The summit was a huge success and thoroughly captured the essence of what Millennials and members of Generation Y are looking for — mentorship, friendship, opportunities, and fun. One of my Rotary mentors, past RI Vice President Anne L. Matthews, who I had worked with on district membership projects, had encouraged me to apply.
Joining Rotary as a 32-year-old young professional was a life-changing event. Continue reading
By Rotary Voices staff
Salman Ahmad, founder of the popular Pakistani band Junoon, is the latest musician to lend his talents to our campaign to End Polio Now, recording this video to mobilize Pakistan’s various ethnic and religious groups in support of eradicating the crippling disease. Pakistan is one of only three countries, the other two being Nigeria and Afghanistan, where transmission of the live polio virus has never been stopped. Continue reading
Alison Randall and her boyfriend, Jerry, during at a training ride for El Tour de Tucson.
By Alison Randall, Rotary staff
Being a part of the Miles to End Polio team has been helping rebuild my confidence in bicycling.
A few years ago, I was living in Madison, Wisconsin, riding to class one morning, when another student cyclist I was passing decided to turn left without warning. I crashed and fell off my bike, but thankfully was not seriously injured. Nevertheless, after that incident, I decided to walk to class. No more biking for me.
Time has gone by, and now many of my Continue reading
Ema Talam addresses Rotary members in Oslo, Norway, during the program on dialogue as a means of promoting peace.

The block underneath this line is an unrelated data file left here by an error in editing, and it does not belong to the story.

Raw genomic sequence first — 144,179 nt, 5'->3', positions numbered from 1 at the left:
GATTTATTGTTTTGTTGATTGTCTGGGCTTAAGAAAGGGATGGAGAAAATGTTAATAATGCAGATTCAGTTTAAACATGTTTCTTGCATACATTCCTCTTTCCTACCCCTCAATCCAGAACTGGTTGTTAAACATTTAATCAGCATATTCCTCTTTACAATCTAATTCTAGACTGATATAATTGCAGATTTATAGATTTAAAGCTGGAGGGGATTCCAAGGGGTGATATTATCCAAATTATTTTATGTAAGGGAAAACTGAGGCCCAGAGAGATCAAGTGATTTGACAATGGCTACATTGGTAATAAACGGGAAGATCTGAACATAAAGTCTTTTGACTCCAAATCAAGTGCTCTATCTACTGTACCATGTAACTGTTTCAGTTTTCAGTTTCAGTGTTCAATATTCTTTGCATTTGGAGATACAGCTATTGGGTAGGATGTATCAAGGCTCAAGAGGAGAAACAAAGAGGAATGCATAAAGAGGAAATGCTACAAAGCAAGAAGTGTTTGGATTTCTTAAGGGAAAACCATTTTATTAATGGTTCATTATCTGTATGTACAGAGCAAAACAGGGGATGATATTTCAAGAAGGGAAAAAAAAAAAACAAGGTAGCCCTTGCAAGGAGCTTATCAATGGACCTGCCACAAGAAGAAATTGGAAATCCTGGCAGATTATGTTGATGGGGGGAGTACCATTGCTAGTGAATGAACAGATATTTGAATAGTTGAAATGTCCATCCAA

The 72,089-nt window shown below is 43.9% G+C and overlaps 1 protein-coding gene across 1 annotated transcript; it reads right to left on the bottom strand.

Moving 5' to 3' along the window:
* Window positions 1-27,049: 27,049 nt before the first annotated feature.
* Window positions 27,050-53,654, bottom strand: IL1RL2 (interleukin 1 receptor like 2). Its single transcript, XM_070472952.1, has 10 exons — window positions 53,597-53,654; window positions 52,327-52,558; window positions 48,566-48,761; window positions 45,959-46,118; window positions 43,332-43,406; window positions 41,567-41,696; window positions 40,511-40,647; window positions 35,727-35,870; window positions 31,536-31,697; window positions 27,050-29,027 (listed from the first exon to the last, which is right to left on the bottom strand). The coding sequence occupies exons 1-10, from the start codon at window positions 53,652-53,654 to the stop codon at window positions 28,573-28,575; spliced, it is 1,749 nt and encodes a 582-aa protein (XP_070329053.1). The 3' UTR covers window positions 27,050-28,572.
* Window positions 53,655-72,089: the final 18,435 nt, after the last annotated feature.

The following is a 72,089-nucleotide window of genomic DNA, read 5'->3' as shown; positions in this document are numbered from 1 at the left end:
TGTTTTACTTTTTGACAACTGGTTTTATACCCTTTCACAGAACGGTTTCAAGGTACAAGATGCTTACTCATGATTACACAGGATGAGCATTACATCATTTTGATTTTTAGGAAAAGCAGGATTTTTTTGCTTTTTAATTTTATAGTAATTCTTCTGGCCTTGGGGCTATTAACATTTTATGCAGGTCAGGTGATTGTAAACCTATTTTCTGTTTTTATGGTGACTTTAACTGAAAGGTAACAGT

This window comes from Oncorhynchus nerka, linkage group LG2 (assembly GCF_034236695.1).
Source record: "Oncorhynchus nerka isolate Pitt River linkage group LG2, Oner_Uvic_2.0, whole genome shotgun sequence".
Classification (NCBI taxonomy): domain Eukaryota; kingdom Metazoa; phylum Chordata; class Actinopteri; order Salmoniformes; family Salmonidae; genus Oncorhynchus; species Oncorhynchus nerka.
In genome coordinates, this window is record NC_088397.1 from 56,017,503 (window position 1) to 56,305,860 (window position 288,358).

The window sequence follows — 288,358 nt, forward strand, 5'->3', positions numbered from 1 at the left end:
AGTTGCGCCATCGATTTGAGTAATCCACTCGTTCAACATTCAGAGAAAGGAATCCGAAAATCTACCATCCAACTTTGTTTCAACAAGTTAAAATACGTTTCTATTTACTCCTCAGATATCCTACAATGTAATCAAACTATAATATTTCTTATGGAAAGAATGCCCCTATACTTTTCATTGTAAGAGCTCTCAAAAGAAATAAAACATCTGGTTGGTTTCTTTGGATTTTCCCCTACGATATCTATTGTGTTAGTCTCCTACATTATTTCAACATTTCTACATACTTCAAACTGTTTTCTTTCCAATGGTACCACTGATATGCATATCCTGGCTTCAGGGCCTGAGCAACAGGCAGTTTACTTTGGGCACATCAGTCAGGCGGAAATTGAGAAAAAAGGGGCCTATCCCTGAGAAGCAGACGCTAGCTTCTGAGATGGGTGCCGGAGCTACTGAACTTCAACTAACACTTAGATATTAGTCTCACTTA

By Ema Talam, a university student from Bosnia and Herzegovina
This summer, I was fortunate enough to be selected as one of 16 participants from the Western Balkans to participate in a program for university students and young professionals, age 20 through 30, organized by The Rotary Club of Oslo Vest, Norway, and supported by other Rotary clubs throughout Norway and the Western Balkans.
When I boarded the plane on 15 June, I did not know that this was going to be one of the most interesting summers of my life. I didn’t know much about Rotary and I knew Continue reading
Young professionals and university students may have unique insights that can assist your service project.
By Ellina Kushnir, Rotary staff
Your Rotary club has decided to do a service project. You’ve met with the local community and determined the needs they identify as the most pressing. You’ve put together a project plan, and are ready to roll up your sleeves and get started. Now what?
Here are 10 practical tips from the webinar, Lifecycle of a Service Project, Part 3, which focus on acquiring the resources you need to carry out an effective and sustainable project: Continue reading
Kristin Brown, left, and Marga Hewko, wife of Rotary General Secretary John Hewko, take a break during the North Shore Century ride.
By Kristin Brown, Rotary staff
In 1987, I returned home to Evanston, Illinois, for the summer after spending a year at the Istituto Affari Internazionali as a graduate student in Rome, Italy. Rotary International was moving into a new building in downtown Evanston and ramping up efforts to eradicate polio. I didn’t know much about polio then, but Rotary needed temporary staff and I needed a summer job.
Never would I have guessed that more than 20 years later, I’d come back to Rotary as a manager in RI Programs, that I would follow my father and grandfather in becoming a Rotarian, and that I’d be serving as captain of the 2014 RI Staff Miles to End Polio team, training for El Tour de Tucson. Continue reading